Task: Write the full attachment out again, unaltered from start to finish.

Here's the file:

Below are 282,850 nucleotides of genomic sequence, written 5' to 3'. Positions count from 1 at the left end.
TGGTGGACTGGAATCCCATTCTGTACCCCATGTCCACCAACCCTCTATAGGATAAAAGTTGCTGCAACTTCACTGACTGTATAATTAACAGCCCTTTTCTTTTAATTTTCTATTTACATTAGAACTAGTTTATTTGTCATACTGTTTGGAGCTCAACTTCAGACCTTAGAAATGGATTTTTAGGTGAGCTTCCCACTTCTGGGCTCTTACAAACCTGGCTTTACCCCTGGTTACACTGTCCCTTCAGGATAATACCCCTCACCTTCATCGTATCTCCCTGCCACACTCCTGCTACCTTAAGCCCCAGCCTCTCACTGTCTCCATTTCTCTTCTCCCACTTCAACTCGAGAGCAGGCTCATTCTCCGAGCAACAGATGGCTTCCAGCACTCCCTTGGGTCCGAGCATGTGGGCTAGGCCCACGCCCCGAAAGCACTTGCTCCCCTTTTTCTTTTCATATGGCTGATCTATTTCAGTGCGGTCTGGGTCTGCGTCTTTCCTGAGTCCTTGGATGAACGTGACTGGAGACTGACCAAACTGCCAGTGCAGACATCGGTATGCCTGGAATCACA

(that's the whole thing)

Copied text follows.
Below are 282,850 nucleotides of genomic sequence, written 5' to 3'. Positions count from 1 at the left end.
TGGTGGACTGGAATCCCATTCTGTACCCCATGTCCACCAACCCTCTATAGGATAAAAGTTGCTGCAACTTCACTGACTGTATAATTAACAGCCCTTTTCTTTTAATTTTCTATTTACATTAGAACTAGTTTATTTGTCATACTGTTTGGAGCTCAACTTCAGACCTTAGAAATGGATTTTTAGGTGAGCTTCCCACTTCTGGGCTCTTACAAACCTGGCTTTACCCCTGGTTACACTGTCCCTTCAGGATAATACCCCTCACCTTCATCGTATCTCCCTGCCACACTCCTGCTACCTTAAGCCCCAGCCTCTCACTGTCTCCATTTCTCTTCTCCCACTTCAACTCGAGAGCAGGCTCATTCTCCGAGCAACAGATGGCTTCCAGCACTCCCTTGGGTCCGAGCATGTGGGCTAGGCCCACGCCCCGAAAGCACTTGCTCCCCTTTTTCTTTTCATATGGCTGATCTATTTCAGTGCGGTCTGGGTCTGCGTCTTTCCTGAGTCCTTGGATGAACGTGACTGGAGACTGACCAAACTGCCAGTGCAGACATCGGTATGCCTGGAATCACA